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February 20, 2015

Getting to the roots of resistance

In-depth genetic profiling reveals some of the processes by which bacteria acquire resistance to various antibiotics

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Figure 1: Surveys of gene expression changes could help scientists understand the processes by which bacteria evolve resistance to antibiotics.

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A detailed examination of genetic changes in antibiotic-resistant Escherichia coli bacteria by researchers from the RIKEN Quantitative Biology Center has shed new light on inherited drug resistance in bacteria1. The findings could one day help scientists prevent resistance from emerging during infection.

Antibiotics can decimate bacterial populations, but some microbes acquire genetic differences that provide a slight survival edge. These lucky few can subsequently produce descendants with fully fledged resistance. This can be a relatively simple process in which bacteria acquire mutations that alter a particular protein targeted directly by a given drug. However, recent evidence suggests that bacteria may become resistant through a variety of mechanisms.

Chikara Furusawa and his RIKEN colleagues are deeply interested in understanding such evolutionary processes. “One reason for this study is the emergence of multidrug-resistant bacteria, which are a serious problem for global public health,” he says. “Developing ways to control the evolutionary dynamics of bacterial cells is important for this problem.”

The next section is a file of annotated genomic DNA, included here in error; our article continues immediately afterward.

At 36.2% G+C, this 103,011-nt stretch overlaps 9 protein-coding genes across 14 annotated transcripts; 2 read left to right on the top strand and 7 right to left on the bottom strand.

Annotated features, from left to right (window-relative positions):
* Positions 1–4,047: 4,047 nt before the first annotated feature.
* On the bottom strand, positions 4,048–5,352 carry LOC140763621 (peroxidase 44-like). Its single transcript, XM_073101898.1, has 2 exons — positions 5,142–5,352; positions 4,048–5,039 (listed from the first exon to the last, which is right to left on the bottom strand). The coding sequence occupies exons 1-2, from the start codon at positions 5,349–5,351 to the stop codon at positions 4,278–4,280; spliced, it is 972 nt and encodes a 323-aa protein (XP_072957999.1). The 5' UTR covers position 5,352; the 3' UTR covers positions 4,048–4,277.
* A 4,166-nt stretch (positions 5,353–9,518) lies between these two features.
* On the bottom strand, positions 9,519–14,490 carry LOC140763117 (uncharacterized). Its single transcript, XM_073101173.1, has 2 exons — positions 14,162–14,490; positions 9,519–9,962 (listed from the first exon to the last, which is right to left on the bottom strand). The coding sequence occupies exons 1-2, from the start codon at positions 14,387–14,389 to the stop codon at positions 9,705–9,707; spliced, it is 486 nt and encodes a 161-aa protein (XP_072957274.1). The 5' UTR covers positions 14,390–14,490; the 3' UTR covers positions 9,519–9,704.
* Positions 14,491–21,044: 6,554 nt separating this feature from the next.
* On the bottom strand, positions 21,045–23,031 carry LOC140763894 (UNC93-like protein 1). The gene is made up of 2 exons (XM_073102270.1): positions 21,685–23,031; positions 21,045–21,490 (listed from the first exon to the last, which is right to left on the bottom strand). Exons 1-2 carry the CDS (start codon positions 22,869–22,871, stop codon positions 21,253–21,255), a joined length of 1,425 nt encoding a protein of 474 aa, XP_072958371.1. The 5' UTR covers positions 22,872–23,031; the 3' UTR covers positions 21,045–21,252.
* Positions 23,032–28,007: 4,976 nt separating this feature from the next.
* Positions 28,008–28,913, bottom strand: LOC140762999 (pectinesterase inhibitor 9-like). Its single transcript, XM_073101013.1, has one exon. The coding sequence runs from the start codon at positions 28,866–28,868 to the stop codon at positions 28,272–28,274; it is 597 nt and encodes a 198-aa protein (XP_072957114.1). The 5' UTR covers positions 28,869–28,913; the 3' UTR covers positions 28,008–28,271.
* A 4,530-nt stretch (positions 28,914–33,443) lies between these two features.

The researchers treated E. coli cultures with 11 different drugs representing a variety of antibiotic mechanisms, then isolated and cultivated multiple bacterial strains that manifested resistance to each drug. After three months, they re-tested the newly evolved resistant strains against the original drug and also examined how these cells responded to dozens of other antibiotics. In many cases, strains acquired cross-resistance to multiple drugs that work in a similar fashion, but some resistant strains also became increasingly vulnerable to other classes of drugs.

The team delved deeper, analyzing differences in gene expression patterns for all of these drug-resistant strains. The results confirmed that resistance is acquired through changes in the activity of multiple genes, although these adaptations proved less extensive than expected. “The changes in the expression profile in the resistant strains were represented by only a small number out of thousands of genes,” says Furusawa.

Importantly, these gene expression data also allowed the researchers to identify patterns that are predictive of cross-resistance or cross-susceptibility to other drugs. Their analysis revealed numerous ‘repeat offenders’—genes and pathways routinely associated with resistance to a particular class of drug, or even multiple types of antibiotic. However, DNA sequencing also showed that bacteria may follow many different evolutionary roads to reach the same resistance endpoint.

“Our preliminary data suggest that the acquisition of antibiotic resistance cannot be completely explained by genetic alternations,” notes Furusawa, whose group is now exploring some of the ‘epigenetic’ processes that help pathogens elude destruction.

References

  1. Suzuki, S., Horinouchi, T. & Furusawa, C. Prediction of antibiotic resistance by gene expression profiles. Nature Communications 5, 5792 (2014). doi: 10.1038/ncomms6792